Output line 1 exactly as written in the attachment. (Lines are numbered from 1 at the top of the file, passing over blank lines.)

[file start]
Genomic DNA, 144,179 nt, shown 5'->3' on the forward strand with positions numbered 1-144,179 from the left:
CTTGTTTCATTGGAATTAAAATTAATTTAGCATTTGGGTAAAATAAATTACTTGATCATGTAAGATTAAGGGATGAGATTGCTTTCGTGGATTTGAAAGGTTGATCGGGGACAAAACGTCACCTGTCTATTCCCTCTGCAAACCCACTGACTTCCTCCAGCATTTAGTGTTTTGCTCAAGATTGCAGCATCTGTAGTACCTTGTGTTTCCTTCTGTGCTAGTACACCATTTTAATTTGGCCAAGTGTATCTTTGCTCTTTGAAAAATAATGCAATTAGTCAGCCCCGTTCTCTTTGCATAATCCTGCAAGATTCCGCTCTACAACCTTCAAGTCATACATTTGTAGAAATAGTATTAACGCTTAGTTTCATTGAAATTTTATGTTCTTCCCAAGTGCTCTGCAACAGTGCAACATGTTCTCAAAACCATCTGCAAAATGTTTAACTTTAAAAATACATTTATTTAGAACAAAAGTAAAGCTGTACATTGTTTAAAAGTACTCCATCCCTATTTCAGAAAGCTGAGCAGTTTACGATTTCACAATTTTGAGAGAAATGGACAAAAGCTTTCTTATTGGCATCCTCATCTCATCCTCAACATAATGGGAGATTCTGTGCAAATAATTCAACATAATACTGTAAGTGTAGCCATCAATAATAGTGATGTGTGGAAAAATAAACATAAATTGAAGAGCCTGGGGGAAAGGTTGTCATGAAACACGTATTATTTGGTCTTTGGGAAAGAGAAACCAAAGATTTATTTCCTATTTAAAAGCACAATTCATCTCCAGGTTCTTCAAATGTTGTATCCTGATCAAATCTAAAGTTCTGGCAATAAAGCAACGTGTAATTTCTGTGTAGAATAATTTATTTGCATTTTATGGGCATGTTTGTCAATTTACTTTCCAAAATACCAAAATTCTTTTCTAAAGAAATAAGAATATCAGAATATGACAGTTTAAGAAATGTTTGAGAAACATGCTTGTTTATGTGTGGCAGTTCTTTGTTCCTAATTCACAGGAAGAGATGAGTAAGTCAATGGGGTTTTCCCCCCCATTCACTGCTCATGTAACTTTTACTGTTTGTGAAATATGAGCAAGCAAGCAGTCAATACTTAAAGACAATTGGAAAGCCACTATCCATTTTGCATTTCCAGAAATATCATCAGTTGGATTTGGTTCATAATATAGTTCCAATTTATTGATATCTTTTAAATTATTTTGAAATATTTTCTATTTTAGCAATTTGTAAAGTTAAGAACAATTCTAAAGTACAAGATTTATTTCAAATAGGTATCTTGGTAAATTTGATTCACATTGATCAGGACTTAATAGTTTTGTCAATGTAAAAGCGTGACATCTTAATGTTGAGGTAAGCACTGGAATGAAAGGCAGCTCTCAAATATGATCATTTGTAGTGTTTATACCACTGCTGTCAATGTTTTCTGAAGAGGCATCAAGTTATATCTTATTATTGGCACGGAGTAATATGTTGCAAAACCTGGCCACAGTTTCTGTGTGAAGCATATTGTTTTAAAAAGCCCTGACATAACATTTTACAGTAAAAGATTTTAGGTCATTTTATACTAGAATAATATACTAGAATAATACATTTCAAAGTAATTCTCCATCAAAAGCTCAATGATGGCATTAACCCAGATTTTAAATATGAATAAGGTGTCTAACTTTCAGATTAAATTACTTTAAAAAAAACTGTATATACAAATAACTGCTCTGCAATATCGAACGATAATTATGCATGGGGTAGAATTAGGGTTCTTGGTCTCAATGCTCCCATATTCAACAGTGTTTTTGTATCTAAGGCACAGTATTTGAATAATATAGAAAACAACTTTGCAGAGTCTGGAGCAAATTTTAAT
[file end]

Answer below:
Genomic DNA, 144,179 nt, shown 5'->3' on the forward strand with positions numbered 1-144,179 from the left: